We next sought to examine the turnover rate of the Pro3-1 mutant in more detail because of its pronounced degradation in the first assay. We confirmed that Pro3-1 is efficiently degraded over a 3-hr cycloheximide incubation at the nonpermissive temperature, whereas it is fully stable at the permissive temperature (Figure 2A). In contrast, wild-type Pro3 is completely stable at both the permissive and restrictive temperatures during the same 3-hr chase period. Similarly, we found that the second mutant, Pro3-2, was also fully stable at both the permissive and nonpermissive temperatures (Figure 2A). Interestingly, this mutant displayed a subdued ts phenotype, which might be explained by the greater stability of the protein at 37° as compared with Pro3-1.
Upon sequencing the mutant alleles, we found that both pro3-1 and pro3-2 mutant alleles each have four missense mutations and one silent mutation in their open-reading frames (Figure 2B). We next mapped the mutations of Pro3-1 on a homology structure model. It has been shown that Pro3 is a multimer in higher eukaryotes (Meng et al. 2006). Two of the mutated residues (H236, K261) are found near the binding interface involved in Pro3 homo-dimerization and the two other sites (A27, V133) are located within the catalytic domain of Pro3 (Figure 2C). Interestingly, the lysine (K261) residue of Pro3 is closely located to its counterpart in the second homo-dimer unit (inset in Figure 2C). In addition, the histidine (H236) is located near a negatively charged glutamic acid (E199) of the opposing subunit. These data indicates that both residues may be important for the formation of the Pro3 homo-dimer. One possibility is that these two mutated residues may affect dimerzation and stability of Pro3-1. In agreement with this notion, the DOPE (i.e., discrete optimized protein energy) (Shen and Sali 2006) scores of the homology model structures generated for Pro3-1 were significantly greater compared with wild-type Pro3 and Pro3-2 (Figure 2D), further indicating that the conformation of this mutant may be less stable. To test this idea, we examined the solubility of the three alleles of Pro3 after centrifugation at the nonpermissive temperature. We found that after a 30-min incubation period at 37°, a significant portion of Pro3-1 (>30%) is deposited in the insoluble fraction (Figure 2E). In contrast, only minute portions of Pro3-2 and of the wild-type Pro3 are insoluble in these conditions. These results indicate that, upon shifting the cells to the restrictive temperature, a large portion of Pro3-1 likely misfolds and aggregates.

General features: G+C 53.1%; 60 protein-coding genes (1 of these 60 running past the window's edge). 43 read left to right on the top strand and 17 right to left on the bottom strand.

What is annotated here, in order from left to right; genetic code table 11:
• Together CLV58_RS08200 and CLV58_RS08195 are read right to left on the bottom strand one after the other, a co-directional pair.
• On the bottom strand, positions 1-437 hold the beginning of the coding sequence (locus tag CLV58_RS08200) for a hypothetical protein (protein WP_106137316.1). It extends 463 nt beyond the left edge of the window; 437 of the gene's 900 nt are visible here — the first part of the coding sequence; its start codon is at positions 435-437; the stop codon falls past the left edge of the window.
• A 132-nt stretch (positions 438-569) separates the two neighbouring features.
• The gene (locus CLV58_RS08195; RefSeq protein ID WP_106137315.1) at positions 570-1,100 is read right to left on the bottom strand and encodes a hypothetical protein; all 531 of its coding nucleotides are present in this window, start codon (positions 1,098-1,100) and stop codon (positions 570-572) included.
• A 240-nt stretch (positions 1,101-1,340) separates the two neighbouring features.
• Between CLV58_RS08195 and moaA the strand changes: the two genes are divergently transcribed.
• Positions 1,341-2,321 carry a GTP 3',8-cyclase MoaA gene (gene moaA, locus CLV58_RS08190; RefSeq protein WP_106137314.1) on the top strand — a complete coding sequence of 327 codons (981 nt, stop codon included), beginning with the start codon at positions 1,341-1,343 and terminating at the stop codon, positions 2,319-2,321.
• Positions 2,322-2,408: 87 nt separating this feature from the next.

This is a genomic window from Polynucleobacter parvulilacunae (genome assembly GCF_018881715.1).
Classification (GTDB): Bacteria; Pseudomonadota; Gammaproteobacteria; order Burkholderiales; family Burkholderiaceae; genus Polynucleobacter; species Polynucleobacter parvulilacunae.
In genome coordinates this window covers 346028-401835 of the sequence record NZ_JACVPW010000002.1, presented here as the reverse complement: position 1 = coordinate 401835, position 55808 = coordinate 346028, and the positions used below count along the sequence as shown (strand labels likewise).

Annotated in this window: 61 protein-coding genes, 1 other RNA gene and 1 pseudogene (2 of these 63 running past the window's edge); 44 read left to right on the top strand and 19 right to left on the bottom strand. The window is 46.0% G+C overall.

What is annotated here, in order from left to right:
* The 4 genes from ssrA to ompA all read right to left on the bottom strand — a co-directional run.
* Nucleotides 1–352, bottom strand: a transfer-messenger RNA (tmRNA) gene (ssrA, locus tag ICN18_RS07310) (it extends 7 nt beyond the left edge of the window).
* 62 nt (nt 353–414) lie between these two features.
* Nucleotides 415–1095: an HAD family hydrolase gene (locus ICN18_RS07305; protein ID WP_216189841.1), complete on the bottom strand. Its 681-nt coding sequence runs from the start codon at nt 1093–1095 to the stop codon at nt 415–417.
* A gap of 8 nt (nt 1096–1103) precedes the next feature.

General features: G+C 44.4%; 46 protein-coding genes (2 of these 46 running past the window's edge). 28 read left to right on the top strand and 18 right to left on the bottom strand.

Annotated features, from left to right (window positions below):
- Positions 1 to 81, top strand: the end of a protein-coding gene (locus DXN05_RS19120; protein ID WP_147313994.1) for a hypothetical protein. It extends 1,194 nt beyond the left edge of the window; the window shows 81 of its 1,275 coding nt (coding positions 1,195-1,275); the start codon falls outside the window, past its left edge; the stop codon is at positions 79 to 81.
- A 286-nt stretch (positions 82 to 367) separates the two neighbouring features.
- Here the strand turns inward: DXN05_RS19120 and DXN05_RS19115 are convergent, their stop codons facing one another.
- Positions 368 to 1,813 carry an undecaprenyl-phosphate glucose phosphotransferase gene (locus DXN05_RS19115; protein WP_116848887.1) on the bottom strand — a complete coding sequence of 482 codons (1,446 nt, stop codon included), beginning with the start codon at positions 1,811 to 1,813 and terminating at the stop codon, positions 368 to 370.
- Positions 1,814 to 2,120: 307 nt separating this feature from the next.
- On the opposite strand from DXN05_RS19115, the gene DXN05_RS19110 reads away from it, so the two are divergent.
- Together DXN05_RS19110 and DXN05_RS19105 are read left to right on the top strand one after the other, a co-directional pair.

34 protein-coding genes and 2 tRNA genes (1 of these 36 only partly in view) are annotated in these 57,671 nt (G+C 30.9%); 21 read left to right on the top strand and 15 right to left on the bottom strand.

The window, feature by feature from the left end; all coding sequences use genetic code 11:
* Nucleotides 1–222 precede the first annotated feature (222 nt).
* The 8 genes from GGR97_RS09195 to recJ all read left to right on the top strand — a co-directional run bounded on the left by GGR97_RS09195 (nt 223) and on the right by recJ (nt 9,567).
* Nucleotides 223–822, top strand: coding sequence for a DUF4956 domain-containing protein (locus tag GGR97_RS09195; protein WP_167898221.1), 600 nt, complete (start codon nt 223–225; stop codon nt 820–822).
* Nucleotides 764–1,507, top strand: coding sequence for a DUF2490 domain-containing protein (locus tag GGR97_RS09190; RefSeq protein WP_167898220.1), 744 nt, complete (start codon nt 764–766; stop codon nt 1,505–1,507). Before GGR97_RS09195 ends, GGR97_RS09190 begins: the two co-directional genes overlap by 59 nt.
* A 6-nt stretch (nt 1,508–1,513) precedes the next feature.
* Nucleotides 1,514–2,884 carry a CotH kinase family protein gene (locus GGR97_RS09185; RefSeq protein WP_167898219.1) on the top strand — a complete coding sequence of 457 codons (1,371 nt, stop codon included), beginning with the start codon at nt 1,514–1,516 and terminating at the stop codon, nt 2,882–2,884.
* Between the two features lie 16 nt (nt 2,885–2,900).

We postulated that the degradation of the Pro3-1 mutant is mediated by a proteasome-dependent QC pathway. Incubation of pro3-1 temperature-sensitive cells with the proteasome inhibitor MG132 impaired the rapid turnover of the mutant protein after shifting the cells at 37° (Figure 3A). This finding indicates that degradation of Pro3-1 is, at least partially, dependent on the proteasome.